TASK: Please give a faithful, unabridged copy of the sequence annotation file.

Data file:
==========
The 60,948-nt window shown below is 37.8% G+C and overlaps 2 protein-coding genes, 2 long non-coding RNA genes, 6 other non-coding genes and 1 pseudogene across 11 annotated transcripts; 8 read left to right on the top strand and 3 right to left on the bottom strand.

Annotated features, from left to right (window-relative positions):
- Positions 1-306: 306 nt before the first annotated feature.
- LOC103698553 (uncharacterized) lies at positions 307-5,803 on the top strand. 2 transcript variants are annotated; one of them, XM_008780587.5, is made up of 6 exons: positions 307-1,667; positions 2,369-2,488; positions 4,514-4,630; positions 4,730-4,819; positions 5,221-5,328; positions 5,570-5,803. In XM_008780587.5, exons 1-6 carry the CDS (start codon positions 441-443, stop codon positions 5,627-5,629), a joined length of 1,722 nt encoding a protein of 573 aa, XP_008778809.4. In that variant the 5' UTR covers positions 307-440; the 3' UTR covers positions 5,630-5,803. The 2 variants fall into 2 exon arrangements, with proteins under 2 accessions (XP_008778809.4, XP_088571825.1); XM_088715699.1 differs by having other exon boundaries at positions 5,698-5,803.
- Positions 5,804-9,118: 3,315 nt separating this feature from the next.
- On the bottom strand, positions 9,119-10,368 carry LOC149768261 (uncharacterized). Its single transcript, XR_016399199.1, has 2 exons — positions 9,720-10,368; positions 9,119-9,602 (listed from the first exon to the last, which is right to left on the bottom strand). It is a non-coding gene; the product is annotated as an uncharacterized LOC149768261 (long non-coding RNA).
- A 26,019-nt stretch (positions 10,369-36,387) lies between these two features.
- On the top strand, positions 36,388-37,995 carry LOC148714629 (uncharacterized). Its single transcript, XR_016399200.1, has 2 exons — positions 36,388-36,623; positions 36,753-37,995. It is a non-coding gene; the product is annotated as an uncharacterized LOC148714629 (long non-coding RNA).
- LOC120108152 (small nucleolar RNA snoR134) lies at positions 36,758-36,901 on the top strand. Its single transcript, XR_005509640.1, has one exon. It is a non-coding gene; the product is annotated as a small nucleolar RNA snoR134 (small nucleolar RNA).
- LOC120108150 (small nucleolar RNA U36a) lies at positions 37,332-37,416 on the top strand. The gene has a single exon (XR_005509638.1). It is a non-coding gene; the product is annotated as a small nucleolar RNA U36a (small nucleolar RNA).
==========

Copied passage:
The 60,948-nt window shown below is 37.8% G+C and overlaps 2 protein-coding genes, 2 long non-coding RNA genes, 6 other non-coding genes and 1 pseudogene across 11 annotated transcripts; 8 read left to right on the top strand and 3 right to left on the bottom strand.

Annotated features, from left to right (window-relative positions):
- Positions 1-306: 306 nt before the first annotated feature.
- LOC103698553 (uncharacterized) lies at positions 307-5,803 on the top strand. 2 transcript variants are annotated; one of them, XM_008780587.5, is made up of 6 exons: positions 307-1,667; positions 2,369-2,488; positions 4,514-4,630; positions 4,730-4,819; positions 5,221-5,328; positions 5,570-5,803. In XM_008780587.5, exons 1-6 carry the CDS (start codon positions 441-443, stop codon positions 5,627-5,629), a joined length of 1,722 nt encoding a protein of 573 aa, XP_008778809.4. In that variant the 5' UTR covers positions 307-440; the 3' UTR covers positions 5,630-5,803. The 2 variants fall into 2 exon arrangements, with proteins under 2 accessions (XP_008778809.4, XP_088571825.1); XM_088715699.1 differs by having other exon boundaries at positions 5,698-5,803.
- Positions 5,804-9,118: 3,315 nt separating this feature from the next.
- On the bottom strand, positions 9,119-10,368 carry LOC149768261 (uncharacterized). Its single transcript, XR_016399199.1, has 2 exons — positions 9,720-10,368; positions 9,119-9,602 (listed from the first exon to the last, which is right to left on the bottom strand). It is a non-coding gene; the product is annotated as an uncharacterized LOC149768261 (long non-coding RNA).
- A 26,019-nt stretch (positions 10,369-36,387) lies between these two features.
- On the top strand, positions 36,388-37,995 carry LOC148714629 (uncharacterized). Its single transcript, XR_016399200.1, has 2 exons — positions 36,388-36,623; positions 36,753-37,995. It is a non-coding gene; the product is annotated as an uncharacterized LOC148714629 (long non-coding RNA).
- LOC120108152 (small nucleolar RNA snoR134) lies at positions 36,758-36,901 on the top strand. Its single transcript, XR_005509640.1, has one exon. It is a non-coding gene; the product is annotated as a small nucleolar RNA snoR134 (small nucleolar RNA).
- LOC120108150 (small nucleolar RNA U36a) lies at positions 37,332-37,416 on the top strand. The gene has a single exon (XR_005509638.1). It is a non-coding gene; the product is annotated as a small nucleolar RNA U36a (small nucleolar RNA).